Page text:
Burden of Oral Disease Among Older Adults and Implications for Public Health Priorities

Susan O. Griffin, PhD; Judith A. Jones, DDS, MPH, DScD; Diane Brunson, RDH, MPH; Paul M. Griffin, PhD; William D. Bailey, DDS, MPH


Am J Public Health. 2012;102(3):411-418. 

In This Article

Abstract and Introduction


Dental disease is largely preventable. Many older adults, however, experience poor oral health.
National data for older adults show racial/ethnic and income disparities in untreated dental disease andoral health–relatedquality of life. Persons reporting poor versus good health also report lower oral health– related quality of life.
On the basis of these findings, suggested public health priorities include better integrating oral health intomedical care, implementing community programs to promote healthy behaviors and improve access to preventive services, developing a comprehensive strategy to address the oral health needs of the homebound and long-term-care residents, and assessing the feasibility of ensuring a safety net that covers preventive and basic restorative services to eliminate pain and infection.


Oral health is vital to the general health and well-being of all Americans.[1] The mouth refiects a person's health and well-being throughout life. Oral diseases can have an impact on many aspects of general health and health conditions can in turn have an impact on oral health. Oral and other diseases also share common risk factors. Because the risk of chronic conditions increases with age, it is important to examine the interplay of these diseases with oral disease, and their combined impact on overall health among older adults.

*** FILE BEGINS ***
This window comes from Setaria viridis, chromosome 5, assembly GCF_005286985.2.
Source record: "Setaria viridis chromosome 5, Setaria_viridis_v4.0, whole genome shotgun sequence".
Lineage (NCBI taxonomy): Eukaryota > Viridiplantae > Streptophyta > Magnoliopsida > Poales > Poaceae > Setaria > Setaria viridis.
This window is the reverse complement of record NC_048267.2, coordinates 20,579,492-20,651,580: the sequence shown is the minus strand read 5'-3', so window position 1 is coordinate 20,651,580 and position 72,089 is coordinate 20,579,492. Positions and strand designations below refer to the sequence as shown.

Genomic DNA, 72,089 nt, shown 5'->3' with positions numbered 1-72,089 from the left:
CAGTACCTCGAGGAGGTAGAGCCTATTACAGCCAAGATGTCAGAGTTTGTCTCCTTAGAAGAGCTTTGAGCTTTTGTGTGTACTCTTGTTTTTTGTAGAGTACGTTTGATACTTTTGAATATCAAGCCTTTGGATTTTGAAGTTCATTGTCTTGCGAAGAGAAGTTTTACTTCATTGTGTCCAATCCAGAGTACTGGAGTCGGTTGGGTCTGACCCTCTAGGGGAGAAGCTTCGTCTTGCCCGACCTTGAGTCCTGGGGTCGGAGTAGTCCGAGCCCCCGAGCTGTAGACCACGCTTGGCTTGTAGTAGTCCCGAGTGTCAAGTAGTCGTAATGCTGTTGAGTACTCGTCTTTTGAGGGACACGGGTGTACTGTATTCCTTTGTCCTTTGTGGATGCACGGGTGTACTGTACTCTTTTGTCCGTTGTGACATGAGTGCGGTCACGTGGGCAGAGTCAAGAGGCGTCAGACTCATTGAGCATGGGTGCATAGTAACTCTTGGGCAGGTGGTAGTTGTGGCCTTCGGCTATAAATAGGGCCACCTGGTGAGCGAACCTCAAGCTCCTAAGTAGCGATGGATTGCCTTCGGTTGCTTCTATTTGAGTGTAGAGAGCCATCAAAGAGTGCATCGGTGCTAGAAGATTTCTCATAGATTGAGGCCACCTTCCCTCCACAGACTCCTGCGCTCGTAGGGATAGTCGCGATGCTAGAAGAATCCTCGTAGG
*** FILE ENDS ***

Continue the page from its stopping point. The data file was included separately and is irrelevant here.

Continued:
We describe the scope of the problem of dental and periodontal diseases among older adults and how they can profoundly diminish quality of life and have an adverse impact on general health. Next, we characterize the burden of oral diseases with current national data and published studies. Finally, we explore roles for the public health system in improving the oral health of older US adults. Although oral cancer disproportionately affects older adults and has a high burden,[2] it is excluded because of space constraints.


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